My mom asked me to tell you why I liked this book. In addition to really liking Desmond, I also liked all of Desmond’s cartoons and drawings that are included. It reminded me a lot of two other series I like, Diary of a Wimpy Kid and Big Nate.  These drawings made the book seem shorter and made me want to read faster so I could get to the next drawing.

Also, at the end of the book Desmond tells people how to make monster magic (like making fake blood!) at home! I think this is probably the coolest part of the book. But I’m going to ask my Mom for permission first!

If you are a kid in third grade and higher and you like Halloween, monsters, and books like Diary of a Wimpy Kid I think you will like this book too! If you do, let me know, ok?

Thank you, Justin! Here is where I will add a bit of a parental advisory! Desmond’s antics are a little out of control at times! As Justin read, he and I discussed Desmond’s behavior and why it was inappropriate. I do highly recommend this book for the audience Justin suggests but with a caveat that you have a discussion with your child to remind them that Desmond is a fictional character, in a book, and why duplicating his behavior is ill-advised!
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Tales of a (Formerly) Reluctant Reader: Guys Read: Other Worlds by Jon Scieszka

ReluctantReaderColorTales of a (formerly) Reluctant Reader is a feature in which my oldest son John,  a formerly reluctant reader) discusses books that he thinks other reluctant readers (former or not) will enjoy!  Today’s book is Guys Read: Other Worlds :

  • Age Range: 8 and up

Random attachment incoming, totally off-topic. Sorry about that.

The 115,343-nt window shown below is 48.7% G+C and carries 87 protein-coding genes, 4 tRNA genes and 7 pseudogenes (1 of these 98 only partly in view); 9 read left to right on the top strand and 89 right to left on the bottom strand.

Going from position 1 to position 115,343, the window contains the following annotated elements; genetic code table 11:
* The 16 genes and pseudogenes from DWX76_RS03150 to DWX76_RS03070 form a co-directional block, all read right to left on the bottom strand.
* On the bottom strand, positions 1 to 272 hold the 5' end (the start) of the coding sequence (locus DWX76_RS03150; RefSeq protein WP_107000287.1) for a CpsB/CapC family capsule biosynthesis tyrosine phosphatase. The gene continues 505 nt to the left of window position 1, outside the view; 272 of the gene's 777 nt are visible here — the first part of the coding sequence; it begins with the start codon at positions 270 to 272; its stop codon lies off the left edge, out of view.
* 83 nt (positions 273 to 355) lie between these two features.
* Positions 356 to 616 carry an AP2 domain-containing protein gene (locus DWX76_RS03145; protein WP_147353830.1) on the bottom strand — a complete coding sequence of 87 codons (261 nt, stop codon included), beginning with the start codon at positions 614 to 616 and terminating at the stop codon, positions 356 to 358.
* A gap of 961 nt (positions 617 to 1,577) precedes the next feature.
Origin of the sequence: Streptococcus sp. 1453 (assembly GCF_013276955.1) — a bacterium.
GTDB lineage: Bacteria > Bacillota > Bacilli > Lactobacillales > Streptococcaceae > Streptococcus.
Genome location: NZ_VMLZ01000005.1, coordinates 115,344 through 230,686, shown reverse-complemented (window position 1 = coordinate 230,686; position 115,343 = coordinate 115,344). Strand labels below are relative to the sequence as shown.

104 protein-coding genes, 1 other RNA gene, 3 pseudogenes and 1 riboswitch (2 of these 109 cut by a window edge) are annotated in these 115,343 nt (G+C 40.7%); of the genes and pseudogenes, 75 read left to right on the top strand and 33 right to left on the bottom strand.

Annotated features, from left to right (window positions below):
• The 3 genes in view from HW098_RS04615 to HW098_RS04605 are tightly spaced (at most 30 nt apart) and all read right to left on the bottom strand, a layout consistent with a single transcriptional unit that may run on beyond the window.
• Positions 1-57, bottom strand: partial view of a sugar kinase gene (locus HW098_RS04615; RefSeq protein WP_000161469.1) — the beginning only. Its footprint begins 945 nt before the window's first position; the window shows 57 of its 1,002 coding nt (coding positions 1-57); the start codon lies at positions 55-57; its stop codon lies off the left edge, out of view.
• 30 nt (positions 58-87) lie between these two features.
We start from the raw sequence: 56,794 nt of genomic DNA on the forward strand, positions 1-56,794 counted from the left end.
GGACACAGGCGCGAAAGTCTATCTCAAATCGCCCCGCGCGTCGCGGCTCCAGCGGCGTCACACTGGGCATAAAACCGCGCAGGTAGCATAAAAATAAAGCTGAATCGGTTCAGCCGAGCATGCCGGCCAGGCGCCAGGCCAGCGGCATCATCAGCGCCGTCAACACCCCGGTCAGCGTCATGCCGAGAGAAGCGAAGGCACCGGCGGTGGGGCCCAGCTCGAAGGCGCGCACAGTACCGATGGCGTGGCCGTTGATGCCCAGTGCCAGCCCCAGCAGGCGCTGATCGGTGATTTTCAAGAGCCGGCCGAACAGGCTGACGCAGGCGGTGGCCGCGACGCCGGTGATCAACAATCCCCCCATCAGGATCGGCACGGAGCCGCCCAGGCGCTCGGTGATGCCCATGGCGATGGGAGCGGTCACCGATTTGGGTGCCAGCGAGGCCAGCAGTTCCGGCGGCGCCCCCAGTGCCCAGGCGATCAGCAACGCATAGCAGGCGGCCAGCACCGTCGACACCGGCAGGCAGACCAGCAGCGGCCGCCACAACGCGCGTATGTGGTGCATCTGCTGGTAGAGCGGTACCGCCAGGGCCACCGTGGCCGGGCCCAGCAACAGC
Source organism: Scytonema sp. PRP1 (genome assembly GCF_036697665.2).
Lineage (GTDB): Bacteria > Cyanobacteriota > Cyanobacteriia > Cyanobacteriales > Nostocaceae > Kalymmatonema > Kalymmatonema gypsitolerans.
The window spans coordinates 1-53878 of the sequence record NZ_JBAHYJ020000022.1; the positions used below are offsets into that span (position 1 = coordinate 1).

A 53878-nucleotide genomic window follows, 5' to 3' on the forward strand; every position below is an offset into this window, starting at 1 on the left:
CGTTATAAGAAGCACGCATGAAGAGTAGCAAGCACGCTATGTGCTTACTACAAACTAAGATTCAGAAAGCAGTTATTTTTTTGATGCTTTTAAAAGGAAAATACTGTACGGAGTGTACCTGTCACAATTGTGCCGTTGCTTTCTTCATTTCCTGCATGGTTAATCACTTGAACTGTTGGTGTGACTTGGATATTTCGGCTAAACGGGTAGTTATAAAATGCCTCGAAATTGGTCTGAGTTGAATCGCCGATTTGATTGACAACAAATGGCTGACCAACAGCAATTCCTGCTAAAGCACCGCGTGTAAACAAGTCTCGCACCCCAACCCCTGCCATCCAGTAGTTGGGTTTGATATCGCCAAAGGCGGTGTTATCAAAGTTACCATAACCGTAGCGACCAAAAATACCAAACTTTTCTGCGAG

• Grade Level: 3 – 7
  • Paperback: 352 pages
  • Publisher: Walden Pond Press (September 17, 2013)
  • ISBN-10: 0061963798
  • Source: Publisher

I don’t read a lot of fiction, but when I do I am most excited about books about outer space and spaceships, maybe because I’m such a big Star Wars fan. My mom calls this science fiction. I call it awesome.  Anyway, I’m a big fan of the Guys Read series already, so when my mom told me they were coming out with one about science fiction I was beyond excited. Then (it gets even better!) I saw that it included stories from some of my favorite authors like Tom Angleberger and Rick Riordan and I was sold. Epic, right!?

What I’ve learned is that while I don’t always like to read long books (sorry mom!) I don’t have a problem reading shorter stories. I think a lot of kids who don’t like to read will like this, too. It’s like you get a really great story in just a few pages. I can read an entire story in just a few minutes. It’s brilliant, really.

I don’t want to say too much about each of the stories so instead I will tell you about my favorites:

Percy Jackson and the Singer of Apollo by Rick Riordan: Ok, this one was just funny!! We all know who Percy Jackson is, right? Anyway, in this story he’s trying to celebrate his friend’s birthday when they run into Apollo. Yes, that Apollo. Apparently Apollo is trying to do a concert but he’s missing one of his backup singers. I’m totally serious! Percy has to help find this singer because, really, who can say no to Apollo. My mom says this story isn’t printed anywhere else so, Percy Jackson fans, don’t miss this!

Bouncing the Grinning Goat by Shannon Hale: I really liked this one! The main character is a girl who is pretending to be this really tough warrior from this place that has a really bad reputation. She’s able to lie about it for a while but has to face the truth when they are actually attacked by some really bad creatures. I guess it sort of teaches a lesson about being true about yourself. I just thought it was awesome.

The Scout by D.J. Machale: This one was my favorite, by far!! You think you are reading about this kid who is a Scout (I thought Boy Scout because I am one) and is trying to get out of camping with the other Scouts. Turns out to be far, far different than what I could have every imagined.